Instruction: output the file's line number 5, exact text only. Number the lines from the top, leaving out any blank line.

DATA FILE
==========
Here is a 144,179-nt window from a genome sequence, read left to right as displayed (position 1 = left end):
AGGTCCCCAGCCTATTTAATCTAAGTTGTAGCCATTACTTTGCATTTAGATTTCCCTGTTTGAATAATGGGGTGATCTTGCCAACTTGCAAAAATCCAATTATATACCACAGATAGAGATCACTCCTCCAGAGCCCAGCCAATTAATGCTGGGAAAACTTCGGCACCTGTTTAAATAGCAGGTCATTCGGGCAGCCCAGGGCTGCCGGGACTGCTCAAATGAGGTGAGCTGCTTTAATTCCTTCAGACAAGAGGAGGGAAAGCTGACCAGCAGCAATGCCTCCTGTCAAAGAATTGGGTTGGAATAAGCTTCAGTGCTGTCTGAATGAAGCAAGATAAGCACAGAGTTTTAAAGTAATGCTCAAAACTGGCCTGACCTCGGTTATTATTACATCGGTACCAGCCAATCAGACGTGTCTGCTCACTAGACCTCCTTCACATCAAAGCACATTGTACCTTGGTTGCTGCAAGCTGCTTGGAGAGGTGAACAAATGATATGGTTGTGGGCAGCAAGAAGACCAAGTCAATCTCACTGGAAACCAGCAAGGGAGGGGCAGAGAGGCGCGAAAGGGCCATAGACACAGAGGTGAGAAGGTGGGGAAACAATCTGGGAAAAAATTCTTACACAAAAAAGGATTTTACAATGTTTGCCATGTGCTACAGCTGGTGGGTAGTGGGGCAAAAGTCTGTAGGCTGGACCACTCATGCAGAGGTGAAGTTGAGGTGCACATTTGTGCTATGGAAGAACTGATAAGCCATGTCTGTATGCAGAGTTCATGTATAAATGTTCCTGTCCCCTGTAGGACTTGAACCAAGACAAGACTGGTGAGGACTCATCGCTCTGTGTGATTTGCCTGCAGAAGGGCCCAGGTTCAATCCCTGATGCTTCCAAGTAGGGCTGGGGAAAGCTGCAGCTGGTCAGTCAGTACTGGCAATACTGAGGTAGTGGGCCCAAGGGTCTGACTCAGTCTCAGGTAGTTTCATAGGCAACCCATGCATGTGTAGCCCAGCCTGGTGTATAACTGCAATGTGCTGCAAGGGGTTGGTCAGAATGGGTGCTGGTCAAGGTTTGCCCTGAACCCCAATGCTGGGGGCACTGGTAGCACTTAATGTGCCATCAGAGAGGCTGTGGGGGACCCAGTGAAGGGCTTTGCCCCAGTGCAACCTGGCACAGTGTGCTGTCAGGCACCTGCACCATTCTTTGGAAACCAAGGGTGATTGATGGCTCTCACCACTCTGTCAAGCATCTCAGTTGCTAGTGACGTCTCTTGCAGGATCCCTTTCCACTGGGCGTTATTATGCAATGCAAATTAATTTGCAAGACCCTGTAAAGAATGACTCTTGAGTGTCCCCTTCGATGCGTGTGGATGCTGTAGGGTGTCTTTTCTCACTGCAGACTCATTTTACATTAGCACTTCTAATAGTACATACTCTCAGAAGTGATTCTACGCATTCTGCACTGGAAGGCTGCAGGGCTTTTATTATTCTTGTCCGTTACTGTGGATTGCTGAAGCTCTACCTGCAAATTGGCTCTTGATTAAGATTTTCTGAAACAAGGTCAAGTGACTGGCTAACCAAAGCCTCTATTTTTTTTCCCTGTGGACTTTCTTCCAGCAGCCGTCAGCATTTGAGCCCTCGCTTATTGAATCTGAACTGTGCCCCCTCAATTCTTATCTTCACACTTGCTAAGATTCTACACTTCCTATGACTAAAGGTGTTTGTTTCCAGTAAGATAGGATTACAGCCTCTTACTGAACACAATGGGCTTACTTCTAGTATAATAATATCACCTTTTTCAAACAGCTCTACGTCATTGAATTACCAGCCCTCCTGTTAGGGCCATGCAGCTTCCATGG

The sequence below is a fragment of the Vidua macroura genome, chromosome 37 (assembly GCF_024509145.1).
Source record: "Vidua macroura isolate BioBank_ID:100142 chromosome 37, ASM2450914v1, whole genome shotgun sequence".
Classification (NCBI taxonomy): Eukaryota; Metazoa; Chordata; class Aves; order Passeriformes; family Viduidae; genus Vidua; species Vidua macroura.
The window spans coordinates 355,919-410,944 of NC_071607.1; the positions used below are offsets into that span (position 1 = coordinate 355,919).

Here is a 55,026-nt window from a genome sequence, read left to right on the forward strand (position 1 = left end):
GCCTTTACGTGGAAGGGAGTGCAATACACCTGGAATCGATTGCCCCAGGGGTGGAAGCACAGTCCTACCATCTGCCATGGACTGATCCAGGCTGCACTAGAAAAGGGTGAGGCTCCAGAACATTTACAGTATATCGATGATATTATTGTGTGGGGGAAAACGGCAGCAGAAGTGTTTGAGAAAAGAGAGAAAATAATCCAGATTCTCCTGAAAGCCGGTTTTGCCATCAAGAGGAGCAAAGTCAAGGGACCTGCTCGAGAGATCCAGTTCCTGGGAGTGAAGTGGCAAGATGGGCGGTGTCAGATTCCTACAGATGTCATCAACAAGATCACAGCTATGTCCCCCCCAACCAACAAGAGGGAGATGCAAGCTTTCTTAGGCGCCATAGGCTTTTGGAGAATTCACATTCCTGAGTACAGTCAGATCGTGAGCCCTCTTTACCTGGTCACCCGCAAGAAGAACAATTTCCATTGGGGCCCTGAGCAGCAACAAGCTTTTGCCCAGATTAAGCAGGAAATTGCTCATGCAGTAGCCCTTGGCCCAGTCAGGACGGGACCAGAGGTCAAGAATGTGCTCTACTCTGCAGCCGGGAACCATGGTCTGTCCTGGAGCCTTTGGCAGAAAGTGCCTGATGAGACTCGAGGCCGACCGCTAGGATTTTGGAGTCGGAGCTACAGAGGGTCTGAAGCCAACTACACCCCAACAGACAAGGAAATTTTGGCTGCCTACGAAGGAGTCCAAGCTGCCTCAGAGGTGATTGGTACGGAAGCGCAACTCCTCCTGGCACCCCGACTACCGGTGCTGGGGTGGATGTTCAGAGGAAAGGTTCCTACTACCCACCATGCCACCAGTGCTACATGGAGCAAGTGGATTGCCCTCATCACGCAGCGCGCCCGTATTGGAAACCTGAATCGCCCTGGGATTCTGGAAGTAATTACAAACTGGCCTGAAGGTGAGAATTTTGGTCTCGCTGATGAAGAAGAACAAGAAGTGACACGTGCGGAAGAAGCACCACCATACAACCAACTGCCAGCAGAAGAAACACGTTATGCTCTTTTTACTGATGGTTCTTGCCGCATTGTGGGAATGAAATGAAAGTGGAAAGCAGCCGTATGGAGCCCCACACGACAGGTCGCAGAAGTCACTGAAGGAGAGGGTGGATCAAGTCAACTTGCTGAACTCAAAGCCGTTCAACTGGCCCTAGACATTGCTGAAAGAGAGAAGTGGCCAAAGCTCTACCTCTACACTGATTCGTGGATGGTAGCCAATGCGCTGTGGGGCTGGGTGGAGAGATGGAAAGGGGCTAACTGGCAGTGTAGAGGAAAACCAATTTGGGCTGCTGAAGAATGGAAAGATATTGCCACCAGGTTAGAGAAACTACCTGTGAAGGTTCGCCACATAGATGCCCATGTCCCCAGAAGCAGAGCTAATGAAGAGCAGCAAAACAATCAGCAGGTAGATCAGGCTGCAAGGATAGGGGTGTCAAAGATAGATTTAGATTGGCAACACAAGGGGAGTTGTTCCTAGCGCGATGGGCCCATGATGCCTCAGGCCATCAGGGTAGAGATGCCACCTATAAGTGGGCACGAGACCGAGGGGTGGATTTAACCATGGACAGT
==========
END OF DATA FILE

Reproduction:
Classification (NCBI taxonomy): Eukaryota; Metazoa; Chordata; class Aves; order Passeriformes; family Viduidae; genus Vidua; species Vidua macroura.